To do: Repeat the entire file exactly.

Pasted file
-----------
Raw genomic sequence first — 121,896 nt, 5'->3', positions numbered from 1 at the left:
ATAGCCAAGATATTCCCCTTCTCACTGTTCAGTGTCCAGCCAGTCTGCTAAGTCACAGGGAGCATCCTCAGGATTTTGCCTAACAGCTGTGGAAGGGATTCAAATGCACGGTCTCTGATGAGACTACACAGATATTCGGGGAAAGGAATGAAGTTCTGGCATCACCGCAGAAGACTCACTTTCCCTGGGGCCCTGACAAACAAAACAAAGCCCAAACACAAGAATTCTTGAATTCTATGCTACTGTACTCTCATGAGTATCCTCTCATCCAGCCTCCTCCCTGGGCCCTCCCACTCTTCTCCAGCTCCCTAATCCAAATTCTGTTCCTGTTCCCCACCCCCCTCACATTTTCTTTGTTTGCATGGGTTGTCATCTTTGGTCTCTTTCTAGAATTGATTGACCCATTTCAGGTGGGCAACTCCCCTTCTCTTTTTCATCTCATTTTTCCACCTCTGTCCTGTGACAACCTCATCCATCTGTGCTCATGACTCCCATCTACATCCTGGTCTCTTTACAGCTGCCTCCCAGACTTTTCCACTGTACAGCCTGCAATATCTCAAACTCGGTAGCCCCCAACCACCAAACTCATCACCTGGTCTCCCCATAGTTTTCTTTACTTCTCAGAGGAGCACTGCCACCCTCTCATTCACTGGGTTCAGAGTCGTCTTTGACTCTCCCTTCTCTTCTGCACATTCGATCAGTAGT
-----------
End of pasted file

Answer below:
Raw genomic sequence first — 121,896 nt, 5'->3', positions numbered from 1 at the left:
ATAGCCAAGATATTCCCCTTCTCACTGTTCAGTGTCCAGCCAGTCTGCTAAGTCACAGGGAGCATCCTCAGGATTTTGCCTAACAGCTGTGGAAGGGATTCAAATGCACGGTCTCTGATGAGACTACACAGATATTCGGGGAAAGGAATGAAGTTCTGGCATCACCGCAGAAGACTCACTTTCCCTGGGGCCCTGACAAACAAAACAAAGCCCAAACACAAGAATTCTTGAATTCTATGCTACTGTACTCTCATGAGTATCCTCTCATCCAGCCTCCTCCCTGGGCCCTCCCACTCTTCTCCAGCTCCCTAATCCAAATTCTGTTCCTGTTCCCCACCCCCCTCACATTTTCTTTGTTTGCATGGGTTGTCATCTTTGGTCTCTTTCTAGAATTGATTGACCCATTTCAGGTGGGCAACTCCCCTTCTCTTTTTCATCTCATTTTTCCACCTCTGTCCTGTGACAACCTCATCCATCTGTGCTCATGACTCCCATCTACATCCTGGTCTCTTTACAGCTGCCTCCCAGACTTTTCCACTGTACAGCCTGCAATATCTCAAACTCGGTAGCCCCCAACCACCAAACTCATCACCTGGTCTCCCCATAGTTTTCTTTACTTCTCAGAGGAGCACTGCCACCCTCTCATTCACTGGGTTCAGAGTCGTCTTTGACTCTCCCTTCTCTTCTGCACATTCGATCAGTAGT